Well, bettas Betta splendens are
really good jumpers, even though
they may not look capable of it
with those cumbersome-looking
fins. Besides, if the water level in the tank
is approximately even with the tops of the
dividers, it wouldn’t take much effort for
Miharu to flip himself into an adjacent
Why is this particular betta exhibiting this
behavior while your other four specimens do
not? There are several possible explanations.
It could be nothing more than the natural
variation in behavior often seen among
individuals of a species. In other words, it
could be the case that Miharu is just naturally
prone to jumping more than the others.
Another possibility is that Miharu finds some
element in his compartment disagreeable and
is trying to get away from it—for example,
a different rate of water flow, proximity to
the heater, more human traffic on his side
of the tank, etc. If Miharu is in the middle
compartment and is able to see the other
two bettas through or around the divider, yet
another possibility is that he is intimidated by
Kyrios and is trying to get away from him by
leaping in the opposite direction.
It’s not too surprising that all of your
bettas hide among plants when a stranger
approaches. Many aquarium fish learn to
recognize their keepers and will even come
out of hiding and approach the front of
the tank when they are present—probably
because food very commonly appears in
the water shortly after the keeper arrives.
But someone else approaching the tank will
trigger a natural flight response.
I have a 55-gallon glass
aquarium, and I’m wondering
just how long these tanks can last. I have
always had a fear of these just breaking
or developing leaks. Please put my fears
to rest! Is the glass tempered, and are the
seams electronically sealed? Thank you.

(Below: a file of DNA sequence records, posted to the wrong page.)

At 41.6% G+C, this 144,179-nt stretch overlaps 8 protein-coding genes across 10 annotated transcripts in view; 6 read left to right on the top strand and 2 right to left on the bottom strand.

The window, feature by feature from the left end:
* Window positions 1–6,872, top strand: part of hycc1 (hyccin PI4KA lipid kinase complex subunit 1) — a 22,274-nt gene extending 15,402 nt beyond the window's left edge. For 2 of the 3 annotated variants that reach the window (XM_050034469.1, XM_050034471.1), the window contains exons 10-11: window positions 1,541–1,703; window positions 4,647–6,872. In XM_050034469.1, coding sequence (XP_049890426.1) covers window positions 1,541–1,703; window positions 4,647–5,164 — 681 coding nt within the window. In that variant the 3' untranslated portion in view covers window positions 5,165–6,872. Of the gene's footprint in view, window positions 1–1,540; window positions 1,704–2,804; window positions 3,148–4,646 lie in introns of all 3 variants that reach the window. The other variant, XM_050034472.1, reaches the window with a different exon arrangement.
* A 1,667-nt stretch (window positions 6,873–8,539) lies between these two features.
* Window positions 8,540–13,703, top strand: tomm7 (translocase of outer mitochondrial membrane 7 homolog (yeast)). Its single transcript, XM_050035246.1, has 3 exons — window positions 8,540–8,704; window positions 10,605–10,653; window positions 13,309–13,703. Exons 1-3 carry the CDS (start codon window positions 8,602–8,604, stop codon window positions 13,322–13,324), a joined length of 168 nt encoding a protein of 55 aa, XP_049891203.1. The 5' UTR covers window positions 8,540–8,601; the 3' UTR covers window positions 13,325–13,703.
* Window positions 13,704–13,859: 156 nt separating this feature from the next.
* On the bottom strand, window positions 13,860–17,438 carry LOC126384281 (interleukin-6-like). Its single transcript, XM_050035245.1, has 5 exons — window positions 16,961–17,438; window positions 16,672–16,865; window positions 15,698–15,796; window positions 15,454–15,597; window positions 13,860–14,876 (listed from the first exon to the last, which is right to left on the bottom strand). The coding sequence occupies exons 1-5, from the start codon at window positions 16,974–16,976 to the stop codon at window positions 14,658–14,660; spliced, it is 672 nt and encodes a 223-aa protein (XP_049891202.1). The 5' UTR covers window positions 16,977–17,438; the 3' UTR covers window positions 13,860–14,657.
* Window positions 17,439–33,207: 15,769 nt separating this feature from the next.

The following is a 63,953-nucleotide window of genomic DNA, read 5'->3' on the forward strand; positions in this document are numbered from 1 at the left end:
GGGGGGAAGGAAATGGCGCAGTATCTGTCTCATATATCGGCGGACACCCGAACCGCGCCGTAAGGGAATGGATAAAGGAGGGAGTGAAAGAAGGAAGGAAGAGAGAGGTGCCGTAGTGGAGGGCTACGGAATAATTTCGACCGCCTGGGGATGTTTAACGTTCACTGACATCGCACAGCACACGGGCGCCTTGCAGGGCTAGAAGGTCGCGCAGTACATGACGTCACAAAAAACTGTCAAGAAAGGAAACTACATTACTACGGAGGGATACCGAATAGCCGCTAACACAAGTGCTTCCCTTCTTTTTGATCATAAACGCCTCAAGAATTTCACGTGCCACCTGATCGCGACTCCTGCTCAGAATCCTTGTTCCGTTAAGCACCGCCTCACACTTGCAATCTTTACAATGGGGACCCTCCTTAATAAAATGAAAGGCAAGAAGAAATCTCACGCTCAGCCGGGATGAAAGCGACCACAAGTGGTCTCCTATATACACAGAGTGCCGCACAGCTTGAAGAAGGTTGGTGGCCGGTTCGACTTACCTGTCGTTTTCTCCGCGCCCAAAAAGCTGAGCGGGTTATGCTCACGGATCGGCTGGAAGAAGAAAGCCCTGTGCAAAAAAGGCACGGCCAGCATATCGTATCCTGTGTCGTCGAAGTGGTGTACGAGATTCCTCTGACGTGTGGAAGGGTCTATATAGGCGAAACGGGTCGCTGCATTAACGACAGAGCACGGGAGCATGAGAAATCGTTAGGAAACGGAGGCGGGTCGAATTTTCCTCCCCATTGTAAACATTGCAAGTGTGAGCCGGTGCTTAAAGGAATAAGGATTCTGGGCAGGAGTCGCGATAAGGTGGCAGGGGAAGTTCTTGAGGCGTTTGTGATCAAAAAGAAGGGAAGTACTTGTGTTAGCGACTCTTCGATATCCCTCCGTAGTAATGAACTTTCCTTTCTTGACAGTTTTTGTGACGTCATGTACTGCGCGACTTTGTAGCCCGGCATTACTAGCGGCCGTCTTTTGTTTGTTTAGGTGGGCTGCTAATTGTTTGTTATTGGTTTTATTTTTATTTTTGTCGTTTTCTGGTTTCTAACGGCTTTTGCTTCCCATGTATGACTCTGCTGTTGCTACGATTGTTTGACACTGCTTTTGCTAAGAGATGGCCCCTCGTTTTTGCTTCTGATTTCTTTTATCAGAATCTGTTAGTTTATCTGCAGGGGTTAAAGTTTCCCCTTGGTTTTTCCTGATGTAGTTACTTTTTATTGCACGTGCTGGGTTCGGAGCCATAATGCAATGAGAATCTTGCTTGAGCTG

While I can’t give you any
sort of precise lifespan for
your 55-gallon tank, a well-constructed, carefully handled,
and properly set-up glass aquarium can
provide many, many years of faithful service
without breaking or developing a leak.
The 75-gallon glass tank that currently
Being bottom dwellers that regularly swim to the surface for gulps of air, Corydoras catfish
greatly benefit from shallower, wider tanks.
Jumping is natural for Betta splendens, which will do so for reasons ranging from
dissatisfaction with its surroundings to individual inclination.
occupies my dining room, for example, has
been in operation for 14 years and is still
holding up very nicely (knock on wood),
and I’ve heard many accounts of tanks
lasting several decades with no problems.
My 75-gallon replaced a 55-gallon tank that
held up almost as long. I chose to replace
the 55-gallon merely out of an abundance
of caution (and because I wanted a bigger
tank), not because it failed in any way.
That being said, it’s not unheard of for
glass tanks to leak or break. In fact, the
same week I purchased the aforementioned
75-gallon tank, a friend of mine bought
an identical tank from the same dealer.
Her tank began to leak immediately; mine
didn’t. It’s also important to note that leaks
are much more likely to develop when
an aquarium is not properly leveled from
front to back and side to side on its stand
(something I experienced with a 29-gallon
tank some years ago, incidentally). When an
aquarium is out of level, the uneven water
pressure exerted on the seams, which are
bonded with silicone, can cause them to fail
over time. Catastrophic failures are very
rare, however, and usually—though not
always—result from “operator error,” such
as a sharp impact to the glass from either
outside or inside the tank.